Despite being the second-largest landmass on Earth, bounded by two oceans and two seas and having tens of thousands of miles of coastline, the African continent does not tend to be thought of in terms of its marine life. Africa’s east coast, however, boasts vast stretches of tropical coral reefs in the Western Indian Ocean, many of them teeming with reef fishes. And although relatively few aquarists know it, Kenya has been the site of a small-scale marine aquarium fishery supplying fishes, invertebrates, and—until recently—corals to the trade since the mid-1970s.

Kenyan marine fishes have never been a particularly common sight at American import and wholesale facilities, but in my years at Segrest Farms near Tampa, Florida, I saw a few shipments of fishes and invertebrates from East Africa come and go, piquing my interest in a region that has some truly unique species. In my own travels and explorations of the marine aquarium trade, I’ve always gravitated toward the smaller, more obscure fisheries and collecting regions, and Kenya has remained high on my list of sites to visit. When the opportunity recently arose to not only explore the coastal city of Mombasa—the country’s marine fish export hub—but also to visit collecting sites along the country’s coast with Jochen Federschmied of Kenya Marine Center (a major exporter), I enthusiastically accepted and soon found myself disembarking from a crowded flight into a hot, dusty Kenyan afternoon.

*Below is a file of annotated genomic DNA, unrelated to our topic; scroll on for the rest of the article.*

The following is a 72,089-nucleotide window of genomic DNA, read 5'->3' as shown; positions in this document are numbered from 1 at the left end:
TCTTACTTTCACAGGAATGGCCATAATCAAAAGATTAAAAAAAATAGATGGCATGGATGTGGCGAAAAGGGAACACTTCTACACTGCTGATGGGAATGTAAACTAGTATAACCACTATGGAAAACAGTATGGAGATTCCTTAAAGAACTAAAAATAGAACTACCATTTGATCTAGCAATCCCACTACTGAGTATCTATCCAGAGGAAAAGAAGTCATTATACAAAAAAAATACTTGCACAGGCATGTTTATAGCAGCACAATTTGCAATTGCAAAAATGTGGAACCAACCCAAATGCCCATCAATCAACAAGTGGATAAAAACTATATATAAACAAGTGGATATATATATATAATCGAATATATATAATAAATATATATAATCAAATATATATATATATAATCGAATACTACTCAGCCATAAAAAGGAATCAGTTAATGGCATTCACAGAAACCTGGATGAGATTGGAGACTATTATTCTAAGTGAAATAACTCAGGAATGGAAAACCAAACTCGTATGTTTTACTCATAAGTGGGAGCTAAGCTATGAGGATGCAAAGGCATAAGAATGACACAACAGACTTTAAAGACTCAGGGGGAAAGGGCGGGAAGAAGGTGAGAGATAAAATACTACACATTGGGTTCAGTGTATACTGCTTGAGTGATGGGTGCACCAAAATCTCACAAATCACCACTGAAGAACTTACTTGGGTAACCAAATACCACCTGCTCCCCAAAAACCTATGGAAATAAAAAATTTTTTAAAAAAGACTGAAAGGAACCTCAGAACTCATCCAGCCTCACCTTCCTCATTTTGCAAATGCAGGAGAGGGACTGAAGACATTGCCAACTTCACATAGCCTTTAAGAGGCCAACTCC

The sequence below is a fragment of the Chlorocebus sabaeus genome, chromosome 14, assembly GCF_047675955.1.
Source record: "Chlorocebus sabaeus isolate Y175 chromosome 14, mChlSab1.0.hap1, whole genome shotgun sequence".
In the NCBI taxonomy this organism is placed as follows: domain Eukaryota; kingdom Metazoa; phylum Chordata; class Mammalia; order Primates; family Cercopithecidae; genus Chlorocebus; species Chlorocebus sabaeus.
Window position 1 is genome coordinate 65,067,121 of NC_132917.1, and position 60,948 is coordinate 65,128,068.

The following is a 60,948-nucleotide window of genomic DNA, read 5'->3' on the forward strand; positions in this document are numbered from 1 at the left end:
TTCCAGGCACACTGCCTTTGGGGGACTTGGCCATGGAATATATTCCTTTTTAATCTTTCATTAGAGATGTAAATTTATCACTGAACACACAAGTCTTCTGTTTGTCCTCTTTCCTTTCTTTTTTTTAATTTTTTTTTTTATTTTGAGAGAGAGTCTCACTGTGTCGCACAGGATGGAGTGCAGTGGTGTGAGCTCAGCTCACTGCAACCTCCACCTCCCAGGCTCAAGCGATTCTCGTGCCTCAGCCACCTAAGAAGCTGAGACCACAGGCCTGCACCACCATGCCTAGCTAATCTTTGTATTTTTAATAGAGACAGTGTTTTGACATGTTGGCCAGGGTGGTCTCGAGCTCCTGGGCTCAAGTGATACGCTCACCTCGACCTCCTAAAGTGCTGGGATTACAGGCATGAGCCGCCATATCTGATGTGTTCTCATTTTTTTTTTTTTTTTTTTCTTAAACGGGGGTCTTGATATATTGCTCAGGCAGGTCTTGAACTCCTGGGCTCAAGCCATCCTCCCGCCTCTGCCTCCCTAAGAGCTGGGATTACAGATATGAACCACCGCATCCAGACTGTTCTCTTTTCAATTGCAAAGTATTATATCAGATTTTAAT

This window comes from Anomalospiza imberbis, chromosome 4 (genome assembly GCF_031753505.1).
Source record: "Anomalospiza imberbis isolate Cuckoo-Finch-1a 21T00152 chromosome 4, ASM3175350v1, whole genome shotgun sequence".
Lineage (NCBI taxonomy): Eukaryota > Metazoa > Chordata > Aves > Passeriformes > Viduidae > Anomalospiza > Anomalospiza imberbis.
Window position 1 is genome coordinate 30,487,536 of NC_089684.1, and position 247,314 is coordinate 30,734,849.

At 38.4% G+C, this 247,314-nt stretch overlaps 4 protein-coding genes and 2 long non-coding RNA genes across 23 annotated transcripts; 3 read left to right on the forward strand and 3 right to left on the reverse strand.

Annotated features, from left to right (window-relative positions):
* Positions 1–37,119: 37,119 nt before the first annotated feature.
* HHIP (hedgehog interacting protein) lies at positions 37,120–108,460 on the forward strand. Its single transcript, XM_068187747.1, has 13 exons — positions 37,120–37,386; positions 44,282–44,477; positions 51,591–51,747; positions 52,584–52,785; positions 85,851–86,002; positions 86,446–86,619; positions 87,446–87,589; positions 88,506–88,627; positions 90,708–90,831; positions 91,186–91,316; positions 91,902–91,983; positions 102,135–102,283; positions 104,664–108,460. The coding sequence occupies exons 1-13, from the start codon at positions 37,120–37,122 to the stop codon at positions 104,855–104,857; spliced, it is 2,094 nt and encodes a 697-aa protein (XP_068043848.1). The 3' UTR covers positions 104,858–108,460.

Fish-holding systems at the facility of Kenya Marine Center, a large exporter located just outside the city of Mombasa.

Fish-holding systems at the facility of Kenya Marine Center, a large exporter located just outside the city of Mombasa.